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January 2014

January 2014 (4)

Saturday, 25 January 2014 23:47

Falling into Beautiful

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Fall foliage on its parent tree is obvious beauty which readily attracts our attention, but when the leaves have fallen to the ground on their journey to decomposition, they are, in my estimation, every bit as beautiful. And they seem to bear a character that is not unlike the wrinkled visage of an elder who has lived a long and fruitful life. The Japanese have a term for it; it is called wabi sabi, the art of imperfection/the beauty of things past their prime; and when you encourage your eyes to see it, it is found everywhere. One morning after an overnight shower during the Upper Peninsula workshop in 2012, we found ourselves in Copper Country State Forest in the presence of ground-littered fallen leaves covered in water drops of every size imaginable. These red maple leaves had taken on an almost coppery hue, and the droplets were like tiny lenses that magnified the veins and cellular structures. Using my 90mm macro lens with my Nikon D2x (effective focal length of 135mm), I placed the camera so that with the angle-of-view I wanted, I was able to achieve focus. In this instance it meant that I was about 8-10" from the leaf. Then I positioned my gear so that the composition allowed the large, main vein to become a diagonal through the frame, but did not divide the frame in half. The joinder of the leaf's veins with the stem became roughly the upper right power point, and the two large water drops became approximately the bottom left power point. The leaves were flat on the ground, so I placed the camera/lens as parallel to them as I could. At ISO 100, an aperture of f/16 at a shutter speed of 1.3 seconds gave me a slightly darker than medium exposure.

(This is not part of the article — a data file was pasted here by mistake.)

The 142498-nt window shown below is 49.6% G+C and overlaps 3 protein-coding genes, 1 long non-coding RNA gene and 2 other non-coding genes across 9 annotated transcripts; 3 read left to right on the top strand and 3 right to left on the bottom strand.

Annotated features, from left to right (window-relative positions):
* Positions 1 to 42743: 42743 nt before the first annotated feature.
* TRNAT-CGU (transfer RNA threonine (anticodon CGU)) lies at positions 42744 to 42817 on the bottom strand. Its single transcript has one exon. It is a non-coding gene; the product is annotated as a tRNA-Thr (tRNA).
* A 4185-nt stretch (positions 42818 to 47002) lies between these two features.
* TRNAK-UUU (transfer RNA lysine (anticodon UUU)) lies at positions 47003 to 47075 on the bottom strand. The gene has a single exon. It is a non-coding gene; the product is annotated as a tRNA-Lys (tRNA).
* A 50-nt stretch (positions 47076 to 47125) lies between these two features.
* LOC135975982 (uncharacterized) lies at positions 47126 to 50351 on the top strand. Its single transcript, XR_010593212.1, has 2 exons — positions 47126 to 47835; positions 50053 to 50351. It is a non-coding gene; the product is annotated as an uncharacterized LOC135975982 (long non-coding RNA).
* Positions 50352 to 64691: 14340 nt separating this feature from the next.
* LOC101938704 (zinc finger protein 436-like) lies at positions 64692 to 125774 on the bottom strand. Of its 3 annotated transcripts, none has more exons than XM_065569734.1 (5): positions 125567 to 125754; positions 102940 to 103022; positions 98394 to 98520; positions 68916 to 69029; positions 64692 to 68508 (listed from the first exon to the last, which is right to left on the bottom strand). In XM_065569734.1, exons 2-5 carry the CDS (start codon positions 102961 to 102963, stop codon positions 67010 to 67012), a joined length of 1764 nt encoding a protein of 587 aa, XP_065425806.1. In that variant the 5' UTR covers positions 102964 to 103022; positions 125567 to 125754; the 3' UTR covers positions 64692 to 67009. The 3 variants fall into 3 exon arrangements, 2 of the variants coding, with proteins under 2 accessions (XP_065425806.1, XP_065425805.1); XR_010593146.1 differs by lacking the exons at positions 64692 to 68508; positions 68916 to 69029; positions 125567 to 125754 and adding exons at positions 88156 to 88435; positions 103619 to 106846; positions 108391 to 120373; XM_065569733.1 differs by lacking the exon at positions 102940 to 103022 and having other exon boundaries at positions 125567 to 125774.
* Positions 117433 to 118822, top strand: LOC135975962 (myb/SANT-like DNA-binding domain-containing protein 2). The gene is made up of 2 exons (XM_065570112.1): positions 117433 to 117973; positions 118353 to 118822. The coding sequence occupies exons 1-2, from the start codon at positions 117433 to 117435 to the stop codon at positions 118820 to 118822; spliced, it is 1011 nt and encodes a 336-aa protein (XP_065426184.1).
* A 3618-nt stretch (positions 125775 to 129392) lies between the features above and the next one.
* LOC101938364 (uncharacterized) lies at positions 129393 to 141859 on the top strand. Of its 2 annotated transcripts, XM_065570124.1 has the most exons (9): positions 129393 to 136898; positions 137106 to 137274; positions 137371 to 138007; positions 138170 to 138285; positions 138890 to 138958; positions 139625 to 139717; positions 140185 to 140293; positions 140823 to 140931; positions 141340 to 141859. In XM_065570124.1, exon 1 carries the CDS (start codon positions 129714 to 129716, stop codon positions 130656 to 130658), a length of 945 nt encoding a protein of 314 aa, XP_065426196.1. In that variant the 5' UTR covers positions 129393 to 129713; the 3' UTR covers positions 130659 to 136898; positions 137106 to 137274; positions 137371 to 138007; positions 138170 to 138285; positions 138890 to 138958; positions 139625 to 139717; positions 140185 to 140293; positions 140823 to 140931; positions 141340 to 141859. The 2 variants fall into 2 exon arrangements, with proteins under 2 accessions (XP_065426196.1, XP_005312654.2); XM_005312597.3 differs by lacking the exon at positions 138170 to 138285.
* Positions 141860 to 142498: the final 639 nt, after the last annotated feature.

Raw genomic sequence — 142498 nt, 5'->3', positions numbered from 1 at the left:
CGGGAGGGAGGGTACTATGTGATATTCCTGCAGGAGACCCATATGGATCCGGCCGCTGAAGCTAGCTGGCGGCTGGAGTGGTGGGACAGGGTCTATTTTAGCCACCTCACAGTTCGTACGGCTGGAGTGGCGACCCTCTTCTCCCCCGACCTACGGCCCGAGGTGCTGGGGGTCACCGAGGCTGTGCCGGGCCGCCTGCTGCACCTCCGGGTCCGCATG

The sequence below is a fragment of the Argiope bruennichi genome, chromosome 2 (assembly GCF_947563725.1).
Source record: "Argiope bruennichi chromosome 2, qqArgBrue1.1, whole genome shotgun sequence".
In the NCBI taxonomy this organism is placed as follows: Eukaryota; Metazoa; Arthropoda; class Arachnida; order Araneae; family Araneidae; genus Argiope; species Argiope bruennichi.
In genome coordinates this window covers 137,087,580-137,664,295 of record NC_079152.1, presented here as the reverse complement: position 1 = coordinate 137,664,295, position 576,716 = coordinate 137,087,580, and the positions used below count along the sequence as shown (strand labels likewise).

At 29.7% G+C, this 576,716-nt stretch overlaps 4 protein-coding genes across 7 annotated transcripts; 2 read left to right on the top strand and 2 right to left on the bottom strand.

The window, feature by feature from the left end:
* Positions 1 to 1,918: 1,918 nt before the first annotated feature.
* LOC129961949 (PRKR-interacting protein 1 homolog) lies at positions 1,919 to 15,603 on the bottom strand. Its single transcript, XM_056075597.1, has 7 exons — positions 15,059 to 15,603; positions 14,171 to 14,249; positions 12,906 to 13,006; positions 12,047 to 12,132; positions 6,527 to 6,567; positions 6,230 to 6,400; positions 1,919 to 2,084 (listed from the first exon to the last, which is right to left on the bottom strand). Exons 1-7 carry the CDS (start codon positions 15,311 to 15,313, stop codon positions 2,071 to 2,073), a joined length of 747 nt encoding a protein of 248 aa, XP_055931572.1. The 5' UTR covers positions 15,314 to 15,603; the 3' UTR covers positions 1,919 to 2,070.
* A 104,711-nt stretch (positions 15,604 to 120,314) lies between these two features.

Saturday, 18 January 2014 22:57

The Light That Lingers

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The concluding passages in the chapter "On Freedom" in Kahlil Gibran's great work, The Prophet, alalogize freedom and its fetters to light and shadow saying, "...all things move within your being in constant half embrace, the desired and the dreaded, the repugnant and the cherished, the pursued and that which you would escape. These things move within you as lights and shadows in pairs that cling. And when the shadow fades and is no more, the light that lingers becomes a shadow to another light. And thus your freedom when it loses its fetters becomes itself a fetter to a greater freedom." Standing on our deck recently in the late afternoon light I was reminded of these words and of the power of images to symbolically evoke such amazing connections between the outer world and the inner. The sheer power that light brings to a photograph was brought home to me once again; and before it could fade I rushed to get my gear to record it on some photosites. The mostly overcast sky overhead seemed to reflect downward the unobscured rays beaming from the west; and the contrast that was created seemed to amplify the intensity. A focal length of 72mm gave me the angle of view I wanted. An aperture of f/18 provided depth-of-field, and combined with a shutter speed of 0.8 second at ISO 100 gave me an overall slightly darker than medium exposure.  

 

Saturday, 11 January 2014 17:57

An Okay Corral